A case-control study of perfluoroalkyl substances and the risk of breast cancer in Taiwanese women
By Meng-Shan Tsai, Shu-Han Chang, Wen-Hung Kuo, Ching-Hua Kuo, Szu-Yi Li, Ming-Yang Wang, Dwan-Ying Chang, Yen-Shen Lu, Chiun-Sheng Huang, Ann-Lii Cheng, Ching-Hung Lin, and Pau-Chung Chen
June 30, 2020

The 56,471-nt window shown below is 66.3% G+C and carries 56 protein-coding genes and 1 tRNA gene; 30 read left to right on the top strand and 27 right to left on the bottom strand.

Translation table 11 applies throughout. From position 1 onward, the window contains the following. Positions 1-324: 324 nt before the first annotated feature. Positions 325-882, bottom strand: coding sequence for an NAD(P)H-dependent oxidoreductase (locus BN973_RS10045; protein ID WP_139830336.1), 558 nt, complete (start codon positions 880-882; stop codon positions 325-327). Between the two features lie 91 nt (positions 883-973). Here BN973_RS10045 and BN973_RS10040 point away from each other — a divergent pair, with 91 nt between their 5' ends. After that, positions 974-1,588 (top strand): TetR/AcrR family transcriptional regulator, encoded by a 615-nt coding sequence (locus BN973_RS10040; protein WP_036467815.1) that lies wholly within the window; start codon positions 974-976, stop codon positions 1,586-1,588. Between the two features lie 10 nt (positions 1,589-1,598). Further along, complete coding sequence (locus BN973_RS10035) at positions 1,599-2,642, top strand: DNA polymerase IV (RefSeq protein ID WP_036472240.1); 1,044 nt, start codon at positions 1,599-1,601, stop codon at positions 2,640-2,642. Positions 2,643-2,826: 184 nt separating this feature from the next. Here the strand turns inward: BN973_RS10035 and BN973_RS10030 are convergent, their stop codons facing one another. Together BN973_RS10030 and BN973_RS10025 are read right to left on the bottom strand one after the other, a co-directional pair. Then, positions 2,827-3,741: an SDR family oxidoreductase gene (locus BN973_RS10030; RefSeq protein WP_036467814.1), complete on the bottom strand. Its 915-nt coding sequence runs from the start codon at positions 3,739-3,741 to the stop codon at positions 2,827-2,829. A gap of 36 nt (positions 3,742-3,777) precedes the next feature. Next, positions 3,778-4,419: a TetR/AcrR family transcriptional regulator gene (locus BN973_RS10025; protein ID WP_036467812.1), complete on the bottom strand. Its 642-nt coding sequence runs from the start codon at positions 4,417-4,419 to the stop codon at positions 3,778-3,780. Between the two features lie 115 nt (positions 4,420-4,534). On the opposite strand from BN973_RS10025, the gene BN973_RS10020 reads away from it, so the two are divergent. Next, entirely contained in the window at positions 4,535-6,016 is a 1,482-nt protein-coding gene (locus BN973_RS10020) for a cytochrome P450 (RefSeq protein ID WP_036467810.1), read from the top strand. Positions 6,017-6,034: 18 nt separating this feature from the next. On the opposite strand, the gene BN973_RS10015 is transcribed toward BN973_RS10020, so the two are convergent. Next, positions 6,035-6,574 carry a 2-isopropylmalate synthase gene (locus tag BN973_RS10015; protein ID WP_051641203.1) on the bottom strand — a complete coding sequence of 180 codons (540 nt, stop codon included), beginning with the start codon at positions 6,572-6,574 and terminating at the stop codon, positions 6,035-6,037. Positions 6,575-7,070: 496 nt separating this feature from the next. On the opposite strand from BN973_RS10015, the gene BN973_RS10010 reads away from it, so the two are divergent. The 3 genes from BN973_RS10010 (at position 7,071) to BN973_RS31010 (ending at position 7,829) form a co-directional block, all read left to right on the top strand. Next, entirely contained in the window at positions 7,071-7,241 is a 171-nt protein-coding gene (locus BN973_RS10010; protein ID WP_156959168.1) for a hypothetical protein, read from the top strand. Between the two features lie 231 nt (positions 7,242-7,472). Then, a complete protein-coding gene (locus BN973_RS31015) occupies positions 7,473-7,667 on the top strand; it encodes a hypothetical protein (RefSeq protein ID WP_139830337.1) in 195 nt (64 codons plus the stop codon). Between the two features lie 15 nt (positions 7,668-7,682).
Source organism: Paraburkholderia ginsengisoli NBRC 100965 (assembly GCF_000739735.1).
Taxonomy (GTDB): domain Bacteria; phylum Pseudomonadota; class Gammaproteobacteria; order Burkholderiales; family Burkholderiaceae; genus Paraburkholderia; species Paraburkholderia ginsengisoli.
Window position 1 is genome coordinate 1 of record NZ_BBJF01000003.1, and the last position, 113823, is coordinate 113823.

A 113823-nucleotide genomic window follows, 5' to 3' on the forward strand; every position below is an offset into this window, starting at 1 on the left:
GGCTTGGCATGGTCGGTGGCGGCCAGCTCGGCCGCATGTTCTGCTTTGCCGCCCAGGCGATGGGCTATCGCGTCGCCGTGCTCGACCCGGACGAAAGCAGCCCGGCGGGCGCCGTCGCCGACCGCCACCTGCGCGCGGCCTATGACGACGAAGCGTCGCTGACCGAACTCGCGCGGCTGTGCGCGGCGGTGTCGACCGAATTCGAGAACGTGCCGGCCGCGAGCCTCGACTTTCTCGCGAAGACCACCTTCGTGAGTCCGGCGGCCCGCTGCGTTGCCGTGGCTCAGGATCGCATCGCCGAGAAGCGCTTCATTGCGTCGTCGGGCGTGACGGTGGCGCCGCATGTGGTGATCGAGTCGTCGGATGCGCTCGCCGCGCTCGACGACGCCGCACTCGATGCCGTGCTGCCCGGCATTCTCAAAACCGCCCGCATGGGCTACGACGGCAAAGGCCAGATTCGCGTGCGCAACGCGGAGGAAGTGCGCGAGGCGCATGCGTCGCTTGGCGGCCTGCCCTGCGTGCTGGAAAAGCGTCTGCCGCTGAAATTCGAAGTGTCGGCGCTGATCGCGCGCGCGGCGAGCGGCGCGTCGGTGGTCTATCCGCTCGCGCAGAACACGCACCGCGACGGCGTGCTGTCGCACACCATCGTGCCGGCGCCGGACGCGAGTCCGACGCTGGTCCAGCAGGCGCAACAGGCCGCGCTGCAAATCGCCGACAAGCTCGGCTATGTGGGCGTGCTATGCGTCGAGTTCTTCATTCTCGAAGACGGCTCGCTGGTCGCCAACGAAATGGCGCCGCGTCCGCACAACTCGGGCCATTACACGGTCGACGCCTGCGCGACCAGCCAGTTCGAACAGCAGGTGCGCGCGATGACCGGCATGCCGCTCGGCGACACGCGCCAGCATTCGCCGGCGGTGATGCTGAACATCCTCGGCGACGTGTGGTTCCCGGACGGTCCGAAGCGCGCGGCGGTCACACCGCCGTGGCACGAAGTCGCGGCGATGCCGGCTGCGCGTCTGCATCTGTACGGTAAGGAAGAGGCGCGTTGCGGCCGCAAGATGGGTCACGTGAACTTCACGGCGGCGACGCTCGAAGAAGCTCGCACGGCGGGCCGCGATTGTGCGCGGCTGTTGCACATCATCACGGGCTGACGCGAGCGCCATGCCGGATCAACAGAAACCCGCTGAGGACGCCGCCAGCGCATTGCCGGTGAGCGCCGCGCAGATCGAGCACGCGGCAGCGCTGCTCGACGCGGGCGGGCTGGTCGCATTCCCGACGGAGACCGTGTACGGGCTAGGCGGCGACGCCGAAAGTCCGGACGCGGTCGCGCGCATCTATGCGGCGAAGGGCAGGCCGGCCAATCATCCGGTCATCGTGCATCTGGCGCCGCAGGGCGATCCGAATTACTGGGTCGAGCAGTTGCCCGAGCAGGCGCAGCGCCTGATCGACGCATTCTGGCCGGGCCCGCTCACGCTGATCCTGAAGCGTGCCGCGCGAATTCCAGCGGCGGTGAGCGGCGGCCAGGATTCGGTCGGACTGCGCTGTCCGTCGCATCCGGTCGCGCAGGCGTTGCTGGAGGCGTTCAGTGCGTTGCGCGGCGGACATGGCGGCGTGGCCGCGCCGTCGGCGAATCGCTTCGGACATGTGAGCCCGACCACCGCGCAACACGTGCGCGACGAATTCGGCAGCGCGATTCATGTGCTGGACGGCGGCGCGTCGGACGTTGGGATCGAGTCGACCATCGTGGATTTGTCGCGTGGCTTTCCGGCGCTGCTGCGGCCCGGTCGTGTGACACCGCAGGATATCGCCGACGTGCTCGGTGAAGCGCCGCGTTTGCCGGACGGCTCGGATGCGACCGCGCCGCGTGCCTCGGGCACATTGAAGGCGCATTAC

Breast cancer (BC) is a common cancer in women worldwide; however, the incidence of BC is increasing in younger women, possibly associated with the environment. Perfluoroalkyl substances (PFAS) are one of endocrine disruptors that accumulate in environment and impact human health. This study aimed to investigate whether the PFAS and BC are associated. We enrolled 120 BCE patients and 119 controls at National Taiwan University Hospital (NTUH) and also collected bio-specimen and questionnaire from 2013 to 2015. All subjects' plasma PFAS levels were analyzed by ultra-performance liquid chromatography tandem mass spectrometry method with electrospray ionization (UHPLC-ESI-MS/MS). A logistic regression model was used to estimate the association between PFAS and BC. In the ≤50 years age group, the adjusted odds ratio (OR) was 2.34 (95% CI = 1.02, 5.38) for perfluorooctane sulfonate (PFOS) exposure per natural log unit increase. After stratifying the estrogen receptor (ER) status and age group, we obtained a positive association for PFHxS and PFOS concentrations with respect to the risk of ER positive tumors for ≤50 years age group. In conclusion, we found that PFAS were associated with the BC risk of ER positive tumors in young Taiwanese women. Further studies are needed to follow and explore whether these associations are causal.